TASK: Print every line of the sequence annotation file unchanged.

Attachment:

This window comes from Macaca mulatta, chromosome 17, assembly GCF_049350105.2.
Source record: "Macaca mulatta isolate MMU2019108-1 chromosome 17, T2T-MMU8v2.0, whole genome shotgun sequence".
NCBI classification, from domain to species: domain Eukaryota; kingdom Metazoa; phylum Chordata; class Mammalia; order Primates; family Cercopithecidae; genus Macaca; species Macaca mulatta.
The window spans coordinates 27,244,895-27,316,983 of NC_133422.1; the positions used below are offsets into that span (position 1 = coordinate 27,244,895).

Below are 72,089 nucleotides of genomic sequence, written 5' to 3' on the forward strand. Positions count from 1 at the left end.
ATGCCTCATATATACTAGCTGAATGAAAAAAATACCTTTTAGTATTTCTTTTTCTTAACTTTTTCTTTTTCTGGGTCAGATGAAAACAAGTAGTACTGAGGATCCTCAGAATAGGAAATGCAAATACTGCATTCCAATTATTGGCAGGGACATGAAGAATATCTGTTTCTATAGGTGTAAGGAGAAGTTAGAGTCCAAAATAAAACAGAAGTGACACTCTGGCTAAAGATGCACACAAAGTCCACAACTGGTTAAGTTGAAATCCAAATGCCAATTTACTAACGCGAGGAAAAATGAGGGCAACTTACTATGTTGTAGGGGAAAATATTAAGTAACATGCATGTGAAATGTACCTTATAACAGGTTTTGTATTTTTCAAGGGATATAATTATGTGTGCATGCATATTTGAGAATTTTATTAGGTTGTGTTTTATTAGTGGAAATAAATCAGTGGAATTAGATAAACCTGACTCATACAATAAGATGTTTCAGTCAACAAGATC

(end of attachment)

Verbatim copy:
This window comes from Macaca mulatta, chromosome 17, assembly GCF_049350105.2.
Source record: "Macaca mulatta isolate MMU2019108-1 chromosome 17, T2T-MMU8v2.0, whole genome shotgun sequence".
NCBI classification, from domain to species: domain Eukaryota; kingdom Metazoa; phylum Chordata; class Mammalia; order Primates; family Cercopithecidae; genus Macaca; species Macaca mulatta.
The window spans coordinates 27,244,895-27,316,983 of NC_133422.1; the positions used below are offsets into that span (position 1 = coordinate 27,244,895).

Below are 72,089 nucleotides of genomic sequence, written 5' to 3' on the forward strand. Positions count from 1 at the left end.
ATGCCTCATATATACTAGCTGAATGAAAAAAATACCTTTTAGTATTTCTTTTTCTTAACTTTTTCTTTTTCTGGGTCAGATGAAAACAAGTAGTACTGAGGATCCTCAGAATAGGAAATGCAAATACTGCATTCCAATTATTGGCAGGGACATGAAGAATATCTGTTTCTATAGGTGTAAGGAGAAGTTAGAGTCCAAAATAAAACAGAAGTGACACTCTGGCTAAAGATGCACACAAAGTCCACAACTGGTTAAGTTGAAATCCAAATGCCAATTTACTAACGCGAGGAAAAATGAGGGCAACTTACTATGTTGTAGGGGAAAATATTAAGTAACATGCATGTGAAATGTACCTTATAACAGGTTTTGTATTTTTCAAGGGATATAATTATGTGTGCATGCATATTTGAGAATTTTATTAGGTTGTGTTTTATTAGTGGAAATAAATCAGTGGAATTAGATAAACCTGACTCATACAATAAGATGTTTCAGTCAACAAGATC